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ENTERTAINMENT
October 31, 2013 | By Gerrick D. Kennedy
Robin Thicke's “Blurred Lines” will surely go down as one of the biggest songs of 2013. The slinky dance track was No. 1 for 12 weeks, sold more than 6 million copies and served as the soundtrack for one of the most deliciously trainwrecky VMA performances ever. It also has had its share of controversy, including its NSFW video, critics blasting its sexual lyrics and the family of late soul legend Marvin Gaye calling it a blatant rip-off. In August, Thicke, Pharrell Williams and Clifford Harris Jr. (better known as T.I.)
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ENTERTAINMENT
October 11, 2013 | By Joe Flint
The nation's biggest television companies including ABC, CBS, NBC and Fox are asking the Supreme Court to shut down Aereo Inc., a startup distribution service that they view as a threat to their business. Launched in 2012 and available in a handful of markets including New York City, Aereo transmits the signals of local broadcast stations to consumers via the Internet. Aereo charges its subscribers between $8 and $12 a month for the service, which includes a small antenna to receive the signals and access to a cloud-based digital video recorder that can hold up to 40 hours of programming.
NEWS
October 1, 2013 | By David G. Savage
WASHINGTON -- The Supreme Court announced Tuesday it had agreed to decide eight new cases, including a copyright dispute over the 1980 Oscar-winning film “Raging Bull” and a clash over union fees for home healthcare workers in Illinois. The court has said it planned to proceed as normal this week, despite the government shutdown, and it is due to hear the first round of arguments next week. The justices met behind closed doors Monday to sift through more than 2,000 appeals that piled up over the summer.
NATIONAL
October 1, 2013 | By David G. Savage
WASHINGTON - The U.S. Supreme Court, preparing for the beginning of its new term, announced Tuesday that it had agreed to decide eight new cases, including a copyright dispute over the 1980 Oscar-winning boxing film "Raging Bull," and a case that will consider what constitutes a crime of violence that could prohibit someone from owning a gun. The court, which has said it will proceed normally despite the government shutdown, is scheduled to hear...
BUSINESS
July 25, 2013 | By Ryan Faughnder
Many musicians and wannabe stars have enjoyed posting on YouTube their own versions of singer-songwriter Jason Mraz's first international hit, "I'm Yours. " Trouble was, Mraz had no quick and easy way to find those versions and collect royalties. Now he may have found a solution. Audiam Inc., which launched overseas last month and in the U.S. on Wednesday, searches YouTube for people using Mraz's copyrighted songs and collects part of the advertising revenue generated by those clips, under an agreement with YouTube.
ENTERTAINMENT
May 22, 2013 | By Carolyn Kellogg
Amazon has a plan to monetize fan fiction: It's called Kindle Worlds. On Wednesday, Amazon announced a new scheme in which writers of fan fiction can self-publish and sell that writing with the sanction of the original copyright holder. The idea is that everyone, including Amazon, will profit. The fan fiction authors will get 35% of net revenue for full-length books; Amazon and the original copyright owner will split the other 65%, in terms that the company will not disclose. Until now, fan fiction has largely been available for free; in the cases where it was not, sales definitely fell into a gray area.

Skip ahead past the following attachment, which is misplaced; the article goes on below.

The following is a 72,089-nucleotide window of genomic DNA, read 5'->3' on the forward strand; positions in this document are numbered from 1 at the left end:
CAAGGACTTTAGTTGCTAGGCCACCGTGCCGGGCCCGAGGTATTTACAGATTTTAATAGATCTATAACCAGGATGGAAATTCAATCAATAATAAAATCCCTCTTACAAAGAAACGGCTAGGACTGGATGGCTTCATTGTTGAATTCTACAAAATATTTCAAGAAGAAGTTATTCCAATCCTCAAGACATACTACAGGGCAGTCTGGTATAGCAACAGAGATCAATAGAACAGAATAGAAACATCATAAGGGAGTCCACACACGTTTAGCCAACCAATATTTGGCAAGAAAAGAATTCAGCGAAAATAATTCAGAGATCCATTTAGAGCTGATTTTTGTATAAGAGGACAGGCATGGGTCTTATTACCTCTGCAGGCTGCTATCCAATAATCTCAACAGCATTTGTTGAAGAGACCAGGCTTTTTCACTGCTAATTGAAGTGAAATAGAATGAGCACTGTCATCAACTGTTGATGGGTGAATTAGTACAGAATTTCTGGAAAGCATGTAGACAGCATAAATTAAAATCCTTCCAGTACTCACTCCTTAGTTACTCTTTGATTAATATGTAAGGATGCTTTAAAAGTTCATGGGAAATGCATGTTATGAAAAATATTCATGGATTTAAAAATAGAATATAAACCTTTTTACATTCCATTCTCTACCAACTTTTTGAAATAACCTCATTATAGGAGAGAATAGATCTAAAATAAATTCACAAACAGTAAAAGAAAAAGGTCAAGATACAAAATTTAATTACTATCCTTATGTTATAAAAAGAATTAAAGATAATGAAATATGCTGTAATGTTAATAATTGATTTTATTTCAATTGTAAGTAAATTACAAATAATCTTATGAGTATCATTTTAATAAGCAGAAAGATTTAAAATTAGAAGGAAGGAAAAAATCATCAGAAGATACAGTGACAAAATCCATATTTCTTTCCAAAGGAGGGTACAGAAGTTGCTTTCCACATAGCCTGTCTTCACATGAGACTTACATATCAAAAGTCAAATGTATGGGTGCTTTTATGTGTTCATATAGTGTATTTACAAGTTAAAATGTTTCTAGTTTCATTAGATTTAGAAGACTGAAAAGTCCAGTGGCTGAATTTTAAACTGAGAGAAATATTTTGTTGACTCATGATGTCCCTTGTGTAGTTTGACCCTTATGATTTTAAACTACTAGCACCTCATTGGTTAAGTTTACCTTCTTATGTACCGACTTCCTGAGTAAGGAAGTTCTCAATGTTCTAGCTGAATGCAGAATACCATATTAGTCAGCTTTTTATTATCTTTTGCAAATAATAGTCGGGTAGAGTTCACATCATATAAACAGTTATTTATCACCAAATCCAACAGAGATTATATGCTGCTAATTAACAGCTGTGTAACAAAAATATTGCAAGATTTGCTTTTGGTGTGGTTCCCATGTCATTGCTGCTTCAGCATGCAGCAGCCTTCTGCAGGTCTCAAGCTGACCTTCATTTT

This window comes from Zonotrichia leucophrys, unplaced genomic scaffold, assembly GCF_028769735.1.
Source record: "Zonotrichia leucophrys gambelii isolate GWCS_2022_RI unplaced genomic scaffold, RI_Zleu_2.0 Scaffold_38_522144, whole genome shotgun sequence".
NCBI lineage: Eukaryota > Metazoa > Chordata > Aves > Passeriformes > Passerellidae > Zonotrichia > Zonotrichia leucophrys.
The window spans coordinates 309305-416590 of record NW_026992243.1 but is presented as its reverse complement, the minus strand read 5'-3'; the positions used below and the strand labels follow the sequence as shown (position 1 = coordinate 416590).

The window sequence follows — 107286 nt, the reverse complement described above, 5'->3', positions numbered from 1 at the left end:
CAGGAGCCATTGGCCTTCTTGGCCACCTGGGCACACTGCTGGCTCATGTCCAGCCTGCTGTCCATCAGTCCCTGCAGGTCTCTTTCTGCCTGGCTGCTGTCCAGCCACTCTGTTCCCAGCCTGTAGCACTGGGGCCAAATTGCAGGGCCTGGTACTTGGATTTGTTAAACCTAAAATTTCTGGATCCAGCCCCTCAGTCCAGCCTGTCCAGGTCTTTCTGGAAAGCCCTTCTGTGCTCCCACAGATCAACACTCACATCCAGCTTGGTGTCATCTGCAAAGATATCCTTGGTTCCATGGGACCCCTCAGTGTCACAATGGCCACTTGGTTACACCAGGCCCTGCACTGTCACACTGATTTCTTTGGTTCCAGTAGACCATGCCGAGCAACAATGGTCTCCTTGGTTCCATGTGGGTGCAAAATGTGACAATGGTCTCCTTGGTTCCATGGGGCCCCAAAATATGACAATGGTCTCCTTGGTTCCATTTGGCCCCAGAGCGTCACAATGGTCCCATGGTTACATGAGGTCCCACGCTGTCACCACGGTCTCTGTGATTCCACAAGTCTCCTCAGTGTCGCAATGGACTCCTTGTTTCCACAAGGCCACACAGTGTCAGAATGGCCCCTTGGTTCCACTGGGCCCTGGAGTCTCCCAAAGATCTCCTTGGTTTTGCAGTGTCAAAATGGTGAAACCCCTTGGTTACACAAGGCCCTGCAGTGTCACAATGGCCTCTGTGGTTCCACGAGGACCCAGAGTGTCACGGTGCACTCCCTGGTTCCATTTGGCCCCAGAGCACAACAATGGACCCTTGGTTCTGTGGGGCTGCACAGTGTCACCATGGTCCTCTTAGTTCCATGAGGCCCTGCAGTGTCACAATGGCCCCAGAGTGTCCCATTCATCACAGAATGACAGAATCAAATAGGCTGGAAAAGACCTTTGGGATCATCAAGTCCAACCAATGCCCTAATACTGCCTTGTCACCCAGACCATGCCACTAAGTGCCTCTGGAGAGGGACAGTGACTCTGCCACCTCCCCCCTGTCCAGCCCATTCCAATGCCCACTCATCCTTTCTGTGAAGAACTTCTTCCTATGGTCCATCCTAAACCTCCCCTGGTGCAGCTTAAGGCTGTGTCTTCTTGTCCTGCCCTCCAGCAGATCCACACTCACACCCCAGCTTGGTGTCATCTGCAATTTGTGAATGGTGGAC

BUSINESS
May 21, 2013 | By Paresh Dave
A music publisher is suing Facebook and its ad agency for using an Eminem song without permission in an ad for Facebook Home. Eight Mile Style, which oversees Eminem's portfolio, said in the copyright infringement lawsuit that ad agency Wieden + Kennedy included an Eminem song in the commercial “to curry favor with Facebook by catering to [founder Mark] Zuckerberg's personal likes and interests. " The lawsuit alleges that days before the ad premiered at the April 4th Facebook event the agency noticed an old website allegedly belonging to Zuckerberg.
ENTERTAINMENT
May 6, 2013 | By Joe Flint
A lawsuit to stop lawsuits? That's the latest twist in the fight between Aereo, a start-up company that streams broadcast TV signals over the Internet, and the networks trying to put it out of business. Aereo recently announced that it would expand its service -- currently only available in New York City -- to Boston. CBS, one of the companies that has sued Aereo in New York for copyright theft, promptly said it would sue in Boston as well. "Stealing our signal will be found to be illegal in Boston, just as it will be everywhere else," a CBS spokesman tweeted.
BUSINESS
May 6, 2013 | By Stuart Pfeifer
A company that made millions of dollars by suing people for improperly viewing pornographic movies on the Internet repeatedly deceived courts while “seeking easy money” from people too embarrassed to defend themselves, a federal judge ruled Monday. U.S. District Judge Otis D. Wright II found that Prenda Law Inc., its attorney, its owners -- who also are lawyers -- and affiliated companies made false statements in court in an online piracy case. He ordered the companies and the lawyers to pay $81,320 in fees and damages to the attorneys for one of the people they sued.
ENTERTAINMENT
April 18, 2013 | By Meg James
In an epic clash between old and new media, Google Inc.'s video website YouTube has scored another huge victory in the long-running skirmish over copyright infringement brought by television giant Viacom Inc. A federal judge in New York on Thursday ruled that YouTube had not violated Viacom's copyright even though users of the popular online site were allowed to post unauthorized video clips from some of Viacom's most popular shows, including Comedy...
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